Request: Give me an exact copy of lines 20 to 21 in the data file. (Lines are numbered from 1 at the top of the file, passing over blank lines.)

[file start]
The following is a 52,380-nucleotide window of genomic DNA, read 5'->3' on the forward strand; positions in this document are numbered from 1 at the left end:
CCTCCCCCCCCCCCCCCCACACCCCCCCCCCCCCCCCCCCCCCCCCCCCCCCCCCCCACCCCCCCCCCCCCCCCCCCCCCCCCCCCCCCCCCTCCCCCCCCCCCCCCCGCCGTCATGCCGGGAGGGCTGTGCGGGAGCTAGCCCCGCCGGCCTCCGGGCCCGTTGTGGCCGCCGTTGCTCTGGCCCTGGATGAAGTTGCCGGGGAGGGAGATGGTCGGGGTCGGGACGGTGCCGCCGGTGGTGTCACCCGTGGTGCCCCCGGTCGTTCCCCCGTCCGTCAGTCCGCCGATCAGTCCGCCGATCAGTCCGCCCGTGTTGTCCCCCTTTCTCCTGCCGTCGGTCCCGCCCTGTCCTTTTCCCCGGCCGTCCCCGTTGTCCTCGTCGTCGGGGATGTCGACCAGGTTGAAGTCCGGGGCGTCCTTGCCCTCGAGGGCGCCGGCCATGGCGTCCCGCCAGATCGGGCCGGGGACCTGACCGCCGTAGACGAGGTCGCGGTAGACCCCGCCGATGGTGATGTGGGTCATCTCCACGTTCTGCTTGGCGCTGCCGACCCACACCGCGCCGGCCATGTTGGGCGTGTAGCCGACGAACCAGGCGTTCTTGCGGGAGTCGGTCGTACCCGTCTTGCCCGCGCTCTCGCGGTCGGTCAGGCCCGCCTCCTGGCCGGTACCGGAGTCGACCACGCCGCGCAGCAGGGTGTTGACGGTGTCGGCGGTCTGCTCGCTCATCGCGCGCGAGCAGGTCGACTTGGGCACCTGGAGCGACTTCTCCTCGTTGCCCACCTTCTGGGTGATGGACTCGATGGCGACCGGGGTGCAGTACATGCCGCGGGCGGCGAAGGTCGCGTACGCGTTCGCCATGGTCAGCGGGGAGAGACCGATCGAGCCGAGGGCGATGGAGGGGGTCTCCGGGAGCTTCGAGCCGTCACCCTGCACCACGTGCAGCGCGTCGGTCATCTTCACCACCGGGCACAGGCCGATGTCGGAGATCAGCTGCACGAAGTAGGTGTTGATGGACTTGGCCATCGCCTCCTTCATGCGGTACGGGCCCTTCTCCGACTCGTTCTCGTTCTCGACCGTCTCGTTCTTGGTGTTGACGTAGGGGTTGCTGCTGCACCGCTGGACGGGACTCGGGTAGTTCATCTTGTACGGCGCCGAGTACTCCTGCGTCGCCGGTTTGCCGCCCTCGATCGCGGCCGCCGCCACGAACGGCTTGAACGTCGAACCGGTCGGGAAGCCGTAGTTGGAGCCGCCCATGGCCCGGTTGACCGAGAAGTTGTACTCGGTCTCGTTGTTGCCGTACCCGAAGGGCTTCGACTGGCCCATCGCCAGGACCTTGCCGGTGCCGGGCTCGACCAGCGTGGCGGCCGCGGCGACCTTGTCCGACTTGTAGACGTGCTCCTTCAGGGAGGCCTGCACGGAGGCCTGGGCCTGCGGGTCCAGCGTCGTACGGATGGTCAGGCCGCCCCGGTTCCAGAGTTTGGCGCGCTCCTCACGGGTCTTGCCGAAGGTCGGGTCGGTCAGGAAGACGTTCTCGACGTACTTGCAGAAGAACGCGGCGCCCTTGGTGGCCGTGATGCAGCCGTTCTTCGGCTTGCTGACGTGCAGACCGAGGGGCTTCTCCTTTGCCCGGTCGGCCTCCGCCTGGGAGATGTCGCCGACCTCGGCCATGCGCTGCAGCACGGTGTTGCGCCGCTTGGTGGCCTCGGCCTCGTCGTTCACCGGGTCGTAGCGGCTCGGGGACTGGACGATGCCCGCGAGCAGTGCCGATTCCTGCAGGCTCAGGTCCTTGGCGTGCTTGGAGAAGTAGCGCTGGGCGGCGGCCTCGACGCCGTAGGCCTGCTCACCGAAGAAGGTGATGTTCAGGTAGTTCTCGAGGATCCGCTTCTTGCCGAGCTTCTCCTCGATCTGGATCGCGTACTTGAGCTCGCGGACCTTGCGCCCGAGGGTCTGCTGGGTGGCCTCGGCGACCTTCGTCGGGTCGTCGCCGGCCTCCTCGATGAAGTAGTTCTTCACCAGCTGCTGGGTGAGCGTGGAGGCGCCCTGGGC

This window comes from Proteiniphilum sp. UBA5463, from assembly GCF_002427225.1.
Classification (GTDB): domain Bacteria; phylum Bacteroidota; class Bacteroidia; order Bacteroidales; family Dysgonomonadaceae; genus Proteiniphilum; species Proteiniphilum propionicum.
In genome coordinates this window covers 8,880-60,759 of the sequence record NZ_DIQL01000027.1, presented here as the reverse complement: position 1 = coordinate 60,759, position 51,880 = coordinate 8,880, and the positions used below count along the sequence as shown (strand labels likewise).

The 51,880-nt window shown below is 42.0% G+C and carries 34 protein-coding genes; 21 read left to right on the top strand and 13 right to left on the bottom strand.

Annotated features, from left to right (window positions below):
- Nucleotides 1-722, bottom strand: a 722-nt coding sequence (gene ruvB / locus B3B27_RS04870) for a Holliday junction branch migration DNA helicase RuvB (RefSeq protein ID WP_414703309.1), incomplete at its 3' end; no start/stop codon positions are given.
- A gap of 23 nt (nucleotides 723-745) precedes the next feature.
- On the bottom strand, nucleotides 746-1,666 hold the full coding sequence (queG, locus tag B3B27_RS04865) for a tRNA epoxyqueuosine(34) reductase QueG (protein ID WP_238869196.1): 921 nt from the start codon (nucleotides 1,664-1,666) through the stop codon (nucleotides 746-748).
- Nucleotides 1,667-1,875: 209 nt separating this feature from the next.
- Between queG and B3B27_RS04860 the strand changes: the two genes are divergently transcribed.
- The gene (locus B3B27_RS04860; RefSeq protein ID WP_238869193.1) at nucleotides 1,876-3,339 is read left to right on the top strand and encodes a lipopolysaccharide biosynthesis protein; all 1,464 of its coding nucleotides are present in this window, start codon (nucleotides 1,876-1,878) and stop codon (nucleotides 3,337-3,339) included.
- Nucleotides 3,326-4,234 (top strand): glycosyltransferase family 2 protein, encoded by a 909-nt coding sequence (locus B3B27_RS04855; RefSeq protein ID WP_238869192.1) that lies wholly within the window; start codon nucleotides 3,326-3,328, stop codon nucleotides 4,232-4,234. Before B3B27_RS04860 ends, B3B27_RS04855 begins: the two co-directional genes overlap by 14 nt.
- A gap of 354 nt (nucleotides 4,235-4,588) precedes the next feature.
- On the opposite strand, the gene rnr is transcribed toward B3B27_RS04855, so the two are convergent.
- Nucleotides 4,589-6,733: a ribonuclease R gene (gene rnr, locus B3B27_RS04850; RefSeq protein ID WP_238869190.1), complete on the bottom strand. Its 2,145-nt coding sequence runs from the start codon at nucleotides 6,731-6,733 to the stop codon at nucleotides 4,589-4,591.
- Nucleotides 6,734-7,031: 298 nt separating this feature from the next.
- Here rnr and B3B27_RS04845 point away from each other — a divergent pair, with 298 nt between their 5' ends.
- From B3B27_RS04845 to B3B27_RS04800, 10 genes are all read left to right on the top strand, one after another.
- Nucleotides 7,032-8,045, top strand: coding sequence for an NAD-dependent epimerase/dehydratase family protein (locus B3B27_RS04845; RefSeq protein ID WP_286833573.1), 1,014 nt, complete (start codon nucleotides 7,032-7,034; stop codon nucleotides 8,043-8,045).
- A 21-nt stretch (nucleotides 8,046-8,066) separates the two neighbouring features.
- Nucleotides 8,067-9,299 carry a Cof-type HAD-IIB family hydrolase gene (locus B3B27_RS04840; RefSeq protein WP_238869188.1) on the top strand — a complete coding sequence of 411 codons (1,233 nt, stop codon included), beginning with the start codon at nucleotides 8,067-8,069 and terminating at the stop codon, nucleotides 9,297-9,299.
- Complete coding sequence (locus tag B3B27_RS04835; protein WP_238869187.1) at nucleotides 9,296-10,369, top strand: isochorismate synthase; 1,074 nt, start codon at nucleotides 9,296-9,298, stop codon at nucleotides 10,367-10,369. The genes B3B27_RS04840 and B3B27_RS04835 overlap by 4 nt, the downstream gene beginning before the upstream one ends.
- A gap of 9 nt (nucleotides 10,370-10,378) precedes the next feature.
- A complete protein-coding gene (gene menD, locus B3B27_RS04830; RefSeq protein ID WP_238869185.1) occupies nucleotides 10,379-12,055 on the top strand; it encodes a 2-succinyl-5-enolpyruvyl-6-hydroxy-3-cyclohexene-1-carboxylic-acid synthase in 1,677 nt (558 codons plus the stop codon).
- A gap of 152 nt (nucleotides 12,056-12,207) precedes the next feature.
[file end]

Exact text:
- From B3B27_RS04845 to B3B27_RS04800, 10 genes are all read left to right on the top strand, one after another.
- Nucleotides 7,032-8,045, top strand: coding sequence for an NAD-dependent epimerase/dehydratase family protein (locus B3B27_RS04845; RefSeq protein ID WP_286833573.1), 1,014 nt, complete (start codon nucleotides 7,032-7,034; stop codon nucleotides 8,043-8,045).